This article was produced in partnership with Eddie Bauer
Christopher Bevans has designed clothing for celebrities like P. Diddy, Pharrell, and John Legend. He was one of the first people of color admitted into the Council of Fashion Designers of America. If that repertoire seems impressive but maybe a shoo-in to serve as Eddie Bauer’s new creative director, you’re not seeing the forest for the trees.
Bevans has amassed plenty of awards, including the Woolmark Innovation Award for a snowboard kit he designed for his own brand, DYNE. And while he’s comfortable producing fashion week presentations in Milan, Paris, and New York, he’d admittedly rather be digging in the dirt, sliding on snow, or hiking in the hills.
“I’m a mashup—I’m gumbo,” Bevans says of his varied interests.
And that’s why he’s uniquely qualified for the job. With the return of in-person shopping, an outdoor culture boom, and a spotlight on inclusion, Bevans’ diverse and eclectic background naturally aligns as someone who can appreciate Eddie Bauer’s storied 100-year heritage while also pushing forward with an eye on progress and evolution.
“Using his unique perspective on tailoring, as well as cut and color, Bevans has already started to re-imagine core Eddie Bauer styles and the look of our product assortment,” says Mike Schulam, VP of merchandising at Eddie Bauer. “We’re excited to see the impact he’ll make.” We caught up with Bevans at his Portland, OR, home to find out more about his upbringing, love of birds, and why farming is just as core as free climbing.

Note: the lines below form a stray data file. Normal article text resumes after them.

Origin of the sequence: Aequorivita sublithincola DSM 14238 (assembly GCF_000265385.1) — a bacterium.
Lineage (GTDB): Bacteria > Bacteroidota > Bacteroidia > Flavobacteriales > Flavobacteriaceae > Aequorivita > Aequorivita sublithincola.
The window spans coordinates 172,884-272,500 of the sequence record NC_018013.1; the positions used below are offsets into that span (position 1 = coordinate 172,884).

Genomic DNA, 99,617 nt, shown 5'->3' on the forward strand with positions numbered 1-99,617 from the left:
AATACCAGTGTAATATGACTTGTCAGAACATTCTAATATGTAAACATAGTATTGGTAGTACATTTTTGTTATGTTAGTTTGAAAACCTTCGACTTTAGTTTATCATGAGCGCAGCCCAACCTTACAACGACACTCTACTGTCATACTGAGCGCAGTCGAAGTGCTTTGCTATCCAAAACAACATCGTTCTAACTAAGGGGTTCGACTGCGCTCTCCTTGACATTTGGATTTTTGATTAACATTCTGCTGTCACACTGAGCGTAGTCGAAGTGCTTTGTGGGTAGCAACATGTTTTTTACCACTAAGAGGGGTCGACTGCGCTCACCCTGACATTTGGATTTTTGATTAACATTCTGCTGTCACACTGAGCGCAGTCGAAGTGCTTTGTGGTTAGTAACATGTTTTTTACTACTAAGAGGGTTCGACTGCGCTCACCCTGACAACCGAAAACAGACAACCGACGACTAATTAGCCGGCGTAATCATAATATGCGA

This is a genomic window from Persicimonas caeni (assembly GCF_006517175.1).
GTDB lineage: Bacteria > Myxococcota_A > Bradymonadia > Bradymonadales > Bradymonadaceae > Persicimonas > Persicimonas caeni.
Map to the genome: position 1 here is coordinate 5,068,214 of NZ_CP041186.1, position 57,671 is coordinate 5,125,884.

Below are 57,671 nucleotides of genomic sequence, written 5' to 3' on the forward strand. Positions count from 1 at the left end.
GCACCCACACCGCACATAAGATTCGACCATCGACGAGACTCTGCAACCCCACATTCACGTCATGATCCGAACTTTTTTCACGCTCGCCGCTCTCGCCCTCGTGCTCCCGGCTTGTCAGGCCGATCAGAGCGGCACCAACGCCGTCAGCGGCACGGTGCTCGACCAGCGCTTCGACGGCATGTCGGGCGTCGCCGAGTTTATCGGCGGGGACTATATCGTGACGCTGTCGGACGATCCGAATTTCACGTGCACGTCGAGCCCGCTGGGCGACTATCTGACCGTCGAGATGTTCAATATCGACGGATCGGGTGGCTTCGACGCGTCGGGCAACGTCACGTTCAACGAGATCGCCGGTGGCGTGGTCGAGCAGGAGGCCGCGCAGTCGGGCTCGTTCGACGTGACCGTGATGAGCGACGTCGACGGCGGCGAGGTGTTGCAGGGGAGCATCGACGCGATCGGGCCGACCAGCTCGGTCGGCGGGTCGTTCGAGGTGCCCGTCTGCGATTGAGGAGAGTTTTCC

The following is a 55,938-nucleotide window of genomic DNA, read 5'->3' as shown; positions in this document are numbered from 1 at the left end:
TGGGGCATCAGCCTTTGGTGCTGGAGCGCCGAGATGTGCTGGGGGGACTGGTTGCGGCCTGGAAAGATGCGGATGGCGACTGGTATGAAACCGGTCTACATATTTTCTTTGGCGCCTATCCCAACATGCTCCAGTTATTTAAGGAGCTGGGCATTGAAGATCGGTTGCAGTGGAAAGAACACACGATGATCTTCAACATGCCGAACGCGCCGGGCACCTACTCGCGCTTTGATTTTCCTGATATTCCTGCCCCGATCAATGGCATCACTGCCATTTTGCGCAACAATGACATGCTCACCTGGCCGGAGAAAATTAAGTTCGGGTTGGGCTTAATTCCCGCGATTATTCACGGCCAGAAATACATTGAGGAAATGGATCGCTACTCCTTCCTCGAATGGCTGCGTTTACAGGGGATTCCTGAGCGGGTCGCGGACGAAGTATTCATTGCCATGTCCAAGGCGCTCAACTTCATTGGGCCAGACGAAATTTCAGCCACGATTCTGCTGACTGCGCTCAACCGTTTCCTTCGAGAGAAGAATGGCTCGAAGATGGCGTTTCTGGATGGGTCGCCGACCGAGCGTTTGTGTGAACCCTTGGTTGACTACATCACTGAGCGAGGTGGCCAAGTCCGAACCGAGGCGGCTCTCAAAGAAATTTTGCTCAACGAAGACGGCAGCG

Men’s Journal: What’s your vision stepping in as creative director?
Christopher Bevans: I care about maintaining our base of Eddie Bauer supporters who’ve been with us for decades and looking to the younger generation. How can we connect to them and outfit them? How can we make it easy for more folks to have these adventures and experience outside city life? I want to sprinkle a little of my skills as a technical sportswear designer and expand the brand into new places. Eddie Bauer is such a part of outdoor culture, but also, I’d say, a part of street culture. It’s the suburbs to the urban to the jungle.
That could describe you, too. Tell us, who is Christopher Bevans?
I’m an outdoors guy who grew up in the city. My mom is from Jamaica. My dad is from Belize. We’re a pretty DIY family, always growing things, making things. My grandmother made all of our clothes growing up. I learned how to skateboard and snowboard at a young age, when not a lot of folks of color were on the mountain, let alone going down on a board.
You also worked in a tailor shop in high school. How did that shape your career?
That experience taught me to appreciate the details of design. Good brands, like Eddie Bauer, build garments from the inside out. It’s the things you don’t see that determine fit and attributes for the outdoors.
What else is important to you from a design perspective?